Immersion when husband is away
15 August, 2006
I am in Israel for the summer but my husband had to travel back to the US. My mikva date is this Wednesday but he is returning next Thursday.
Next week I have a family wedding on Wed. and sheva brachot on Thursday and on Shabbat.
Do I go to the mikva on my date even though it's a week till I see my husband? Can I go next Tuesday so I don't have to run out in middle of smachot and raise many eyebrows?
Is the time I go a matter of my preference or halacha?
Yes, you may delay your immersion until next Tuesday.
Although there are authorities who advise a woman not to immerse at all when her husband is out of town (or when she is out of town), the basic halacha is that immersion is permissible.
Thus, if there is no definite custom in your community or family to delay immersion in this situation – and certainly if there is any chance of your husband unexpectedly returning earlier than planned – it is a good idea to immerse as scheduled. Nevertheless, there is no mitzvah to immerse at the earliest possible time when your husband is away, and immersion may be pushed off if the scheduled night is inconvenient.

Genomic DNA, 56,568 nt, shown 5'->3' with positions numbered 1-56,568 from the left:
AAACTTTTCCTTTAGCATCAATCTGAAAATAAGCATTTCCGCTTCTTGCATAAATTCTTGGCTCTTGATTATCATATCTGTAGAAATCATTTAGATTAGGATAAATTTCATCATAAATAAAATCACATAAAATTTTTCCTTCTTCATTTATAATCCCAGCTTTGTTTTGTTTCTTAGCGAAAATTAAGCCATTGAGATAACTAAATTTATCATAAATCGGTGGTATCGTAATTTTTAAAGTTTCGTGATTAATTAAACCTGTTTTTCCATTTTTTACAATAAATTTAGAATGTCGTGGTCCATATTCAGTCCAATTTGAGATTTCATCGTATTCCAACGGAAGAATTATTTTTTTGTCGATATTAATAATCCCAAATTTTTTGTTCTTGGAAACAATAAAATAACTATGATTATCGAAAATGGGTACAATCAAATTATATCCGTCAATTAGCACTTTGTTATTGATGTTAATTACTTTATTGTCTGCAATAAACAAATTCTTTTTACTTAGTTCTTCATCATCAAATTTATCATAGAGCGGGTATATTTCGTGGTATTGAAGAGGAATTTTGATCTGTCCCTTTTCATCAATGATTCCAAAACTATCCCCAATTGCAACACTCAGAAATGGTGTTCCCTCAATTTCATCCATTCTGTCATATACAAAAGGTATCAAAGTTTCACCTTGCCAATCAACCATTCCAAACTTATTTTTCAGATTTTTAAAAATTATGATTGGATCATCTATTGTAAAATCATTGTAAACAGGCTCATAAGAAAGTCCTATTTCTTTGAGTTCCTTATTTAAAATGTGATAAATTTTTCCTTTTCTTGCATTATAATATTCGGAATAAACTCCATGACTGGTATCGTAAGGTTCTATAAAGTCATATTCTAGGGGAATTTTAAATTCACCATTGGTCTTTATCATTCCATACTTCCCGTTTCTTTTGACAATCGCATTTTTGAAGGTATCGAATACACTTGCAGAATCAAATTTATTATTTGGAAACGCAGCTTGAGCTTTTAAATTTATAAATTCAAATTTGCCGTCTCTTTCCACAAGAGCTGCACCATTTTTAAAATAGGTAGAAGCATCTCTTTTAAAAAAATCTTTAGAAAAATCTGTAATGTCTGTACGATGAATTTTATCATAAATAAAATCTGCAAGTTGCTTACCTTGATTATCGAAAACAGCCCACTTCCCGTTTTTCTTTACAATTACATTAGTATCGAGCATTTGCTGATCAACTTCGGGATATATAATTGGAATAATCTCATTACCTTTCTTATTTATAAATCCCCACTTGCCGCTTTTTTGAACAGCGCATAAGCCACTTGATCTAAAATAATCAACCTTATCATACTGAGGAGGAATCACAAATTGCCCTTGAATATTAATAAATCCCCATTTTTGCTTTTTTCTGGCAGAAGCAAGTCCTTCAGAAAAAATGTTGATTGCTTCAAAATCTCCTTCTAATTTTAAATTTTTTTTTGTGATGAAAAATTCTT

In practice, you can go to mikveh any time after the shivah neki'im are over. Note that, once the shivah neki'im have passed, you no longer have to wear white underwear or do bedikot. Immersion in this situation should not be on Friday night.
If you do plan to delay immersion until the time of your husband's return, our site's rabbinic supervisor, Rav Yehuda Henkin, has written that it is preferable to immerse a night prior to his return if immersion on the night of his return will lead to stress or delay intimacy.
Some communities have particular customs that apply if a woman immerses while her husband is away (e.g., sleeping with a knife under the pillow). In a community where such practices are customary, they would be appropriate. You could double check with your local rabbi where he stands on this issue. Otherwise, many halachic decisors, including our site's supervising rabbi, R Yehuda Henkin, deem such practices unnecessary.
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